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ODE TO SARA,

WRITTEN AT SHURTON BARS, NEAR BRIDGWATER SEPTEM

BER, 1795, IN ANSWER TO A LETTER FROM BRISTOL.

[The first Stanza alludes to a Passage in the Letter.]

Nor travels my meand'ring eye
The starry wilderness on high ;

Nor now with curious sight
I mark the glow-worm, as I pass,
Move with “green * radiance" thro' the grass,

An Emerald of Light..

O ever-present to my view!
My wafted spirit is with you,

And sooths your boding fears :
I see you all oppress'd with gloom
Sit lonely in that cheerless room-

Ah me! You are in tears !

Beloved Woman ! did you fly
Chillid Friendship's dark disliking eye,

Or Mirth's untimely din ?
With cruel weight these trifles press
A temper sore with Tenderness,

When aches the void within.

* The expression “green radiance” is borrowed from Mr. Wordsworth, a Poet whose versification is occasionally harsh, and his diction too frequently obscure; but whom I deem unrivalled among the writers of the present day, in manly sentiment, novel imagery, and vivid colouring.

But why with sable wand unbless'd
Should Fancy rouse within my breast

Dim-visag'd shapes of Dread ?
Untenanting its beauteous clay
My Sara's soul has wing'd its way,

And hovers round my head !

I felt it prompt the tender Dream,
When slowly sunk the day's last gleam ;

You rous'd each gentler sense,
As sighing o'er the Blossom's bloom,
Meek Evening wakes its soft perfume

With viewless influence.

And hark, my Love! The sea-breeze moans Thro' yon reft house! O'er rolling stones

With broad impetuous sweep, The fast encroaching tides supply The silence of the cloudless sky

With mimic thunders deep.

Dark-red’ning from the channel'd Isle *
(Where stands one solitary pile

Unslated by the blast)
The Watchfire, like a sullen star,
Twinkles to many a dozing Tar

Rude-cradled on the mast.

Ev'n there-beneath that light-house tower-
In the tumultuous evil hour

Ere Peace with Sara came,
Time was, I should have thought it sweet

* The Holmes, in the Bristol Channel.

To count the echoings of my feet,

And watch the troubled flame.

And there in black and jaundic'd fit
A sad gloom-pamper'd Man to sit,

And listen to the roar:
When mountain Surges bellowing deep
With an uncouth monster leap

Plung'd foaming on the shore.

Then by the Lightning's blaze to mark
Some toiling tempest-shatter'd bark;

Her vain distress-guns hear:
And when a second sheet of light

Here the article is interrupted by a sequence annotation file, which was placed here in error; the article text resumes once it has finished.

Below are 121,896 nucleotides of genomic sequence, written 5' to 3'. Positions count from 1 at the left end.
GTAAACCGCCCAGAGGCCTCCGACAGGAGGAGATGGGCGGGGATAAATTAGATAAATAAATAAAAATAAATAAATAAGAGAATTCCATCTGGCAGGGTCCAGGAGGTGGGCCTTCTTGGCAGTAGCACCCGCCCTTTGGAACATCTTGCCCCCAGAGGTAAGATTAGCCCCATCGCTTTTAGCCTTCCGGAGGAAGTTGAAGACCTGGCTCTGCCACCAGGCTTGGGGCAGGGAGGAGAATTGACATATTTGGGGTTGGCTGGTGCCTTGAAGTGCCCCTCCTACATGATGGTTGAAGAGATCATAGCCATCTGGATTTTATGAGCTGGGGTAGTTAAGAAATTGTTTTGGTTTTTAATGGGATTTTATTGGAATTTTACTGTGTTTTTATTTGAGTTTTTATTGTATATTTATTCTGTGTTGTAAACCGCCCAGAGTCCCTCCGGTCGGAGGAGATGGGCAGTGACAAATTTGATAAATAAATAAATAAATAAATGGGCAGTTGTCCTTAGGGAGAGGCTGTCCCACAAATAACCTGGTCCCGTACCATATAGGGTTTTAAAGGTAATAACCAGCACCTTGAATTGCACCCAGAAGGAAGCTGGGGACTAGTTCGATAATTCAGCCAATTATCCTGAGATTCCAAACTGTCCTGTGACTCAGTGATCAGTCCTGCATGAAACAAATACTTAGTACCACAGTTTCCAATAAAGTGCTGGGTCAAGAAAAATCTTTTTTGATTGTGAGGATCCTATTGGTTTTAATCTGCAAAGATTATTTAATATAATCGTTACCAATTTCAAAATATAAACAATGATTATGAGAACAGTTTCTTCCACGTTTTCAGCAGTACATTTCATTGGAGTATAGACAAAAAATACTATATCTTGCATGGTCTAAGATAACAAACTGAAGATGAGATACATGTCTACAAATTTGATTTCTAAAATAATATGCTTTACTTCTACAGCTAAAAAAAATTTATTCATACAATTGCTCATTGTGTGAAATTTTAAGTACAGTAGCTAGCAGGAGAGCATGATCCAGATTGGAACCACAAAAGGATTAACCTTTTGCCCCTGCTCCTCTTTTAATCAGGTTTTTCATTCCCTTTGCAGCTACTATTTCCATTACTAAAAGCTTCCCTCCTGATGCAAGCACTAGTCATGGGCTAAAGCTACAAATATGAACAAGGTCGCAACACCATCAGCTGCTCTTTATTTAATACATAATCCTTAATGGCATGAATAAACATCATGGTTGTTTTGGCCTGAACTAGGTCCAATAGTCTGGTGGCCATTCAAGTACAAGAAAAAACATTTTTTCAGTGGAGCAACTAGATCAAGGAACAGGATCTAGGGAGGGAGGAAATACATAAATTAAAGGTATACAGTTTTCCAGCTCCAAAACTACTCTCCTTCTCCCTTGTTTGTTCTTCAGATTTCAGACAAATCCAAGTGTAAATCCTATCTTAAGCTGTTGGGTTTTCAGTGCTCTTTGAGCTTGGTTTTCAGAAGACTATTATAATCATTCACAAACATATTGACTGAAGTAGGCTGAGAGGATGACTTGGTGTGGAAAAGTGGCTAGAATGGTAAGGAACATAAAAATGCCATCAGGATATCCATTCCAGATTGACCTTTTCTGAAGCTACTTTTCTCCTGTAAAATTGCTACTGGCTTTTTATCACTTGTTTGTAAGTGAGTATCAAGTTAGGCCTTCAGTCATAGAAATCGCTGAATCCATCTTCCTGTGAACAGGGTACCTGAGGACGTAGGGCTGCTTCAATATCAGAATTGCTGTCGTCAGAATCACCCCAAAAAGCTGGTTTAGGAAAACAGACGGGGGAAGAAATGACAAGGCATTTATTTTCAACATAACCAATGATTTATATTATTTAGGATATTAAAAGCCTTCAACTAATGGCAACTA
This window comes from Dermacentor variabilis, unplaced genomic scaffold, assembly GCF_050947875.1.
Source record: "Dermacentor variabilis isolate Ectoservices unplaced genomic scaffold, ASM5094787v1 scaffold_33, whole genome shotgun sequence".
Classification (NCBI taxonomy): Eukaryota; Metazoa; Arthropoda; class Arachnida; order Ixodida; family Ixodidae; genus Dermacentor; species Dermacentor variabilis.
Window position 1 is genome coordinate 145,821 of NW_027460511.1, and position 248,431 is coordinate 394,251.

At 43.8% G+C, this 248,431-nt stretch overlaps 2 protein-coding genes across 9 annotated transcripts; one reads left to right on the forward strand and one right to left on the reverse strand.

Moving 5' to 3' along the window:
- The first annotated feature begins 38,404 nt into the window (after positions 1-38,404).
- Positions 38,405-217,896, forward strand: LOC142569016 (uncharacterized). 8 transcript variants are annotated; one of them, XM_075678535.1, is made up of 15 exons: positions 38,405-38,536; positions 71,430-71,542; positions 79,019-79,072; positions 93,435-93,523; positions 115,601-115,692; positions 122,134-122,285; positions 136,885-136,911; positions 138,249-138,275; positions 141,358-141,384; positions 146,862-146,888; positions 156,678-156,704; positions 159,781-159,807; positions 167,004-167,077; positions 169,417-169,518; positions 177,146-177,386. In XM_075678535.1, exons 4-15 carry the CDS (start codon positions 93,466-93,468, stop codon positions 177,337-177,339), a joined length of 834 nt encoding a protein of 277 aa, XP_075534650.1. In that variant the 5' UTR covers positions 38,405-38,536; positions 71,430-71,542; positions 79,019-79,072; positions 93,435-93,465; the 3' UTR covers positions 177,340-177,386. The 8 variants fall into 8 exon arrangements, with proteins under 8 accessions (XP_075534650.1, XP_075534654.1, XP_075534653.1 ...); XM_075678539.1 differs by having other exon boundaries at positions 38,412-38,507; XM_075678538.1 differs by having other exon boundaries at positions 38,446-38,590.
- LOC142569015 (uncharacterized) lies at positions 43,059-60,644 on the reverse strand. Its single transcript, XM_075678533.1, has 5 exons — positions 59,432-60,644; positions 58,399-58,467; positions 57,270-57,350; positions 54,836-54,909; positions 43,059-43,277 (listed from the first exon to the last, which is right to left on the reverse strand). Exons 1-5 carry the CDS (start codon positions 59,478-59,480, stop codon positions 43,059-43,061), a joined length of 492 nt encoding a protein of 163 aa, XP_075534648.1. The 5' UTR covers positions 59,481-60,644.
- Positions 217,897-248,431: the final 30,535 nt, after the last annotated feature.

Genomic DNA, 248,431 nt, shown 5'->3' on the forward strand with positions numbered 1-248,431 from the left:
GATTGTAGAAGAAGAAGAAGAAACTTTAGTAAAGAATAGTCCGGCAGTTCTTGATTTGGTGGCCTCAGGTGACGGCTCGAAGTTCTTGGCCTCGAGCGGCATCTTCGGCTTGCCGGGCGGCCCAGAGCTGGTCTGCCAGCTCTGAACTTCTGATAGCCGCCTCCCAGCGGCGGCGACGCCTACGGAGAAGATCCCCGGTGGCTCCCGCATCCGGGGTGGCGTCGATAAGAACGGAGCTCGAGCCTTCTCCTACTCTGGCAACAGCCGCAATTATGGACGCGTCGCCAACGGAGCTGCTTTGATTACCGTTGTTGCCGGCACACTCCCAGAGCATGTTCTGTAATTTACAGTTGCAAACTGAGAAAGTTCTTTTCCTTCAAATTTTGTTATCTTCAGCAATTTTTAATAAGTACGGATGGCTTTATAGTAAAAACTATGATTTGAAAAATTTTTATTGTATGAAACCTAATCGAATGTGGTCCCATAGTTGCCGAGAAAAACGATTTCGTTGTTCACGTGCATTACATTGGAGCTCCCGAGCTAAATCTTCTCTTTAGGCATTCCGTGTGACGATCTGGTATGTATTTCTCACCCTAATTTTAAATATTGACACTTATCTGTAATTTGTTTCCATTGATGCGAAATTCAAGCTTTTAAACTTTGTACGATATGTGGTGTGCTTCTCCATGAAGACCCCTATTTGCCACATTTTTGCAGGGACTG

Flash'd o'er the blackness of the night-

To see no Vessel there!

But Fancy now more gaily sings ;
Or if awhile she droop her wings,

As sky-larks mid the corn,
On summer fields she grounds her breast :
Th’ oblivious Poppy o'er her nest

Nods, till returning morn. ,

O mark those smiling tears, that swell The open’d Rose! From heaven they fell,

And with the sun-beam blend ; Blest visitations from above : Such are the tender woes of Love

Fost'ring the heart, they bend !

When stormy Midnight howling round
Beats on our roof with clatt'ring sound,
To me your arms you'll stretch :

Great God ! you'll say—To us so kind,
O shelter from this loud bleak wind

The houseless, friendless wretch !

The tears that tremble down your cheek,
Shall bathe my kisses chaste and meek

In Pity's dew divine ;
And from your heart the sighs that steal
Shall make your rising bosom feel

The answ'ring swell of mine!

How oft, my Love! with shapings sweet
I paint the moment, we shall meet!

With eager speed I dart -
I seize you in the vacant air,
And fancy, with a Husband's care

I press you to my heart !

'Tis said, on Summer's evening hour
Flashes the golden-colourd flower *

A fair electric flame:
And so shall flash my love-charg'd eye
When all the heart's big ecstacy

Shoots rapid thro' the frame !

COMPOSED AT CLEVEDON,

SOMERSETSHIRE.

My pensive Sara ! thy soft cheek reclin'd
Thus on mine arm, most soothing sweet it is

• Light from plants. In Sweden a very curious phenomenon has been observed on certain flowers by M. Haggern, lecturer in natural

To sit beside out cot, our cot o'er grown
With white-flower'd Jasmin, and the broad-leav'd Myrtle,
(Meet emblems they of Innocence and Love !)
And watch the clouds, that late were rich with light,
Slow-sad'ning round, and mark the star of eve
Serenely brilliant (such should wisdom be)
Shine opposite! How exquisite the scents
Snatch'd from yon bean-field! and the world so hush'd !
The stilly murmur of the distant Sea
Tells us of Silence. And that simplest Lute
Plac'd length-ways in the clasping casement, hark !
How by the desultory breeze caress’d,
Like some coy Maid half-yielding to her Lover,

history. One evening he perceived a faint flash of light repeatedly dart from a marigold. Surprised at such an uncommon appearance, he resolved to examine it with attention; and, to be assured it was no deception of the eye, he placed a man near him, with orders to make a signal at the moment when he observed the light. They both saw it constantly at the same moment.

The light was most brilliant on marigolds of an orange or flame colour ; but scarcely visible on pale ones.

The flash was frequently seen on the same flower two or three times in quick succession ; but more commonly at intervals of several minutes; and when several flowers in the same place emitted their light together, it could be observed at a considerable distance.

This phenomenon was remarked in the months of July and August at sun-set, and for half an hour, when the atmosphere was clear; but after a rainy day, or when the air was loaded with vapours nothing of it was seen.

The following flowers emitted flashes, more or less vivid, in this order :

1. The marigold, galendula officinalis.
2. Monk's-hood, tropælum majus.
3. The or nge-lily, lilium bulbiferum.

4. The Indian pink, tagetes patula & erecta. From the rapidity of the flash, and other circumstances, it may be conjectured that there is something of electricity in this phenomenon.

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